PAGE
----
Spring 2010 Course Description

Politics and Process

Section Title: Policy Development: Challenges and Opportunities
Instructor(s): Angela Evans
Course: P A 383C - Politics and Process
(previously Policy Development)
Unique Number: 62350
Day & Time: Wednesdays, 2:00 PM - 5:00 PM
Room: SRH 3.216
Waitlist Information:For LBJ Students: UT Waitlist Information

This course fulfills requirements for the following specialization(s):

Description: Policies have become more complex, the players more diverse, and the consequences of policy creation and adjustment more serious and immediate. As students of public policy and public management, understanding the nature of policy development will better position you to successfully engage in the policy arena and to be critical, wise users of policy-related research, data and information.

During our time together we will focus on the nature of public policy problems, examining the unique roles the Congress, the President, the Executive Branch and the courts play in the creation and oversight of public policy. We will examine several public policy problems with roots in contemporary society including: the environment and global climate change, health care financing, the quality of elementary and secondary education, and the impact of the aging of the population on US policies. In studying these issues we will identify the nature of these problems; analyze the attendant challenges these problems create for the future well being of our Nation; explore ways the problems have been addressed; analyze the advantages and disadvantages of the solutions offered thus far; develop new options for addressing these problems in the future; and analyze the strengths and weaknesses of these options.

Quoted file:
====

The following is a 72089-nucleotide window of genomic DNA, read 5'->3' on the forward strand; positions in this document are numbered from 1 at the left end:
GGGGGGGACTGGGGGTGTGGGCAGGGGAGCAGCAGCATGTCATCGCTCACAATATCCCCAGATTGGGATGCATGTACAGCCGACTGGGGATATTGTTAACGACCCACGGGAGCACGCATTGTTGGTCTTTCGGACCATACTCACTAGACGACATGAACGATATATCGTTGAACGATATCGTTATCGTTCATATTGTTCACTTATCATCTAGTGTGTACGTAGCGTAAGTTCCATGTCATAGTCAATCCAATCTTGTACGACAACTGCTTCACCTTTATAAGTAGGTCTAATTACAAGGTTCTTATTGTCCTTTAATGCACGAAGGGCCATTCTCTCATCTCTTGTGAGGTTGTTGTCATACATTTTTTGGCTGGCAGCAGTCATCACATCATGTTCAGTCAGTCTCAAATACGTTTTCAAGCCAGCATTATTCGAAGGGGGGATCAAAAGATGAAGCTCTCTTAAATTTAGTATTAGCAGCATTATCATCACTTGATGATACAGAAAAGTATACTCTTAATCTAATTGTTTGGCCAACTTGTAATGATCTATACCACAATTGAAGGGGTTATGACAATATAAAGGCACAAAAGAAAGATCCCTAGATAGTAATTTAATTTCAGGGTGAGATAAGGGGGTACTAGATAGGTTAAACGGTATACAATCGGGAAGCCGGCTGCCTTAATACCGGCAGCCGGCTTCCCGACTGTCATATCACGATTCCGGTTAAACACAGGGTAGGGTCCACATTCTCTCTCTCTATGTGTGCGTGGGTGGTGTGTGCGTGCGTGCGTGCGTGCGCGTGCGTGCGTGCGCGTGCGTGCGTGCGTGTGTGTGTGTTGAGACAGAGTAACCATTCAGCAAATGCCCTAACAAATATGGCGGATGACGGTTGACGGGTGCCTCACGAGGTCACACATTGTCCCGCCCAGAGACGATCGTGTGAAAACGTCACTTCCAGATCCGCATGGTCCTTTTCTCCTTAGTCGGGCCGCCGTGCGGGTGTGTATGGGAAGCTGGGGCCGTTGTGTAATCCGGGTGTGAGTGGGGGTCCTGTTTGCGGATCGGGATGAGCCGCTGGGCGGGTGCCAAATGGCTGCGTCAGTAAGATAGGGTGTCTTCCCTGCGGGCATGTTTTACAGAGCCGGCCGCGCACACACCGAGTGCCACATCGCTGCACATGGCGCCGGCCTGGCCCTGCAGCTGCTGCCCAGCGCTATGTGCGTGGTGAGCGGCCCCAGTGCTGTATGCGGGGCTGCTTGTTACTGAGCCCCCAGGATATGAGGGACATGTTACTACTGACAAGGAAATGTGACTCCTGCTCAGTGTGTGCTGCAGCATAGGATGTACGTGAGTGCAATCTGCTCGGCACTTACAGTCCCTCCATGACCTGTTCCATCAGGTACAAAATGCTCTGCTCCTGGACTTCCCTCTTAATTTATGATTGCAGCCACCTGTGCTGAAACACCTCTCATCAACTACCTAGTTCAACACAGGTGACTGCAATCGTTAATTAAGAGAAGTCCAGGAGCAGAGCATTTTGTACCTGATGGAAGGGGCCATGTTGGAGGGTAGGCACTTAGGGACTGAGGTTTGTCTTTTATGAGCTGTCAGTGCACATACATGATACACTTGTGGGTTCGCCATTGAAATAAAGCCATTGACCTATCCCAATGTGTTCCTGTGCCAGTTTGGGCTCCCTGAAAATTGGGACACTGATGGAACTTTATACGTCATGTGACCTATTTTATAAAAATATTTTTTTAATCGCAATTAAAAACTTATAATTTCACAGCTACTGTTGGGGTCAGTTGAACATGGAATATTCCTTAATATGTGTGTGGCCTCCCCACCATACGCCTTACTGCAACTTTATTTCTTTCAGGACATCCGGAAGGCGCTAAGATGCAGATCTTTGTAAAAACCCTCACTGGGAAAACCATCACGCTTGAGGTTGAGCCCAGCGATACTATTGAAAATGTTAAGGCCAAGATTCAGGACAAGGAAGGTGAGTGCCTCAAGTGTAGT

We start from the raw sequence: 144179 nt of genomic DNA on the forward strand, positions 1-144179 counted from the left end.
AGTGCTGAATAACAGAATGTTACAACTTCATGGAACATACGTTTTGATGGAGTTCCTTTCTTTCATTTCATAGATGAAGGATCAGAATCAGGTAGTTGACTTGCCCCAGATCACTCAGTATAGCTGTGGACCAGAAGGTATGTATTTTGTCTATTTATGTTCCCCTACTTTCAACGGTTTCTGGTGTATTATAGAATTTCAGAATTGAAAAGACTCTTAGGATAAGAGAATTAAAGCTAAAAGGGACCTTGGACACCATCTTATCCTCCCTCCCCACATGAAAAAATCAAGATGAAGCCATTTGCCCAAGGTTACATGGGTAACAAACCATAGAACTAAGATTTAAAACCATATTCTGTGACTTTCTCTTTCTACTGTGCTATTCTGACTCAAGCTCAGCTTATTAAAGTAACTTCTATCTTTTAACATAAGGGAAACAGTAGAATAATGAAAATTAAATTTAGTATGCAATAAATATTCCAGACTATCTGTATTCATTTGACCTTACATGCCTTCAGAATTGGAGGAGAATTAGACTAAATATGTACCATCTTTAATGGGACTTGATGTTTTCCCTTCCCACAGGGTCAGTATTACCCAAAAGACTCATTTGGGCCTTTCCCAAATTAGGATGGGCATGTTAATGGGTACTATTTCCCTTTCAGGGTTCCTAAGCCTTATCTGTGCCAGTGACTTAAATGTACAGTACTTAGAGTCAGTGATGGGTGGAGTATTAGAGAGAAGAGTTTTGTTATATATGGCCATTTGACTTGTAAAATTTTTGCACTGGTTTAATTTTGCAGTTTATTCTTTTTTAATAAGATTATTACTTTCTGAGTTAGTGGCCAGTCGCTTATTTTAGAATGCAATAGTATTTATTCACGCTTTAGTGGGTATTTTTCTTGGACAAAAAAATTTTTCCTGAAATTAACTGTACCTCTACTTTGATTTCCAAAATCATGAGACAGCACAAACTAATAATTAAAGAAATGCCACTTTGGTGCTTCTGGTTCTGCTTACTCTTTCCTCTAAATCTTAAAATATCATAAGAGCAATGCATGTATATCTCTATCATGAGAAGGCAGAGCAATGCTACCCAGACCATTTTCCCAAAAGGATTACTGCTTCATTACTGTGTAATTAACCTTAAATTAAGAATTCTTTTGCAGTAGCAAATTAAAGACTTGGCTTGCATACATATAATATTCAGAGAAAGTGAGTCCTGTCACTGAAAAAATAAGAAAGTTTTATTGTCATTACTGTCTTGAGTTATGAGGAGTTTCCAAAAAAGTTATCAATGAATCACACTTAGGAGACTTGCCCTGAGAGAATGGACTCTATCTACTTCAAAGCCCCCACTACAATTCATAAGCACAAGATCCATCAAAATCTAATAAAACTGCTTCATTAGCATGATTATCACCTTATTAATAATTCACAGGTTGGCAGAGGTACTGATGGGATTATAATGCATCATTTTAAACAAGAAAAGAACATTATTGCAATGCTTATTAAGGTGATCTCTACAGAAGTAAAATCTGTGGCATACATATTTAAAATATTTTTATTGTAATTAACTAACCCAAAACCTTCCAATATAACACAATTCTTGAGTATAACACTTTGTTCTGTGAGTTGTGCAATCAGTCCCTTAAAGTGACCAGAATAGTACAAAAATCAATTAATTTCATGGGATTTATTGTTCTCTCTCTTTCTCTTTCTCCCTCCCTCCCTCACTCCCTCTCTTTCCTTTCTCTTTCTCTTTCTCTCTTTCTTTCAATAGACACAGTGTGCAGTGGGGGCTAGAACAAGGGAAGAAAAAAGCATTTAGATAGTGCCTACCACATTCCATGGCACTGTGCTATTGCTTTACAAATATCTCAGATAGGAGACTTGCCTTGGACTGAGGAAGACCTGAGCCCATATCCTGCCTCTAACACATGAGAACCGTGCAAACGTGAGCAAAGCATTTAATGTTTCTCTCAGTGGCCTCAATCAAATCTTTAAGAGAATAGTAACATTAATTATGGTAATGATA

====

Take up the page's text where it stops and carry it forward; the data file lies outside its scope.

The course is designed to integrate knowledge generated through sound policy analysis with political and organizational realities so that you will develop an appreciation for the complexity of public policy problems; and an understanding of the key players who tackle these problems, the environments in which they act, and processes they use to assess the feasibility of options offered to help solve these problems.

The course requires extensive reading to prepare for class and a very high level of participation in class. Student assessment will be based upon: an on-the-spot briefing; a team project; an in-class collaborative project; an analytic memorandum discussing a current public policy problem of your choice; one 15-20 page report analyzing a policy problem; and class participation. There is no final examination.

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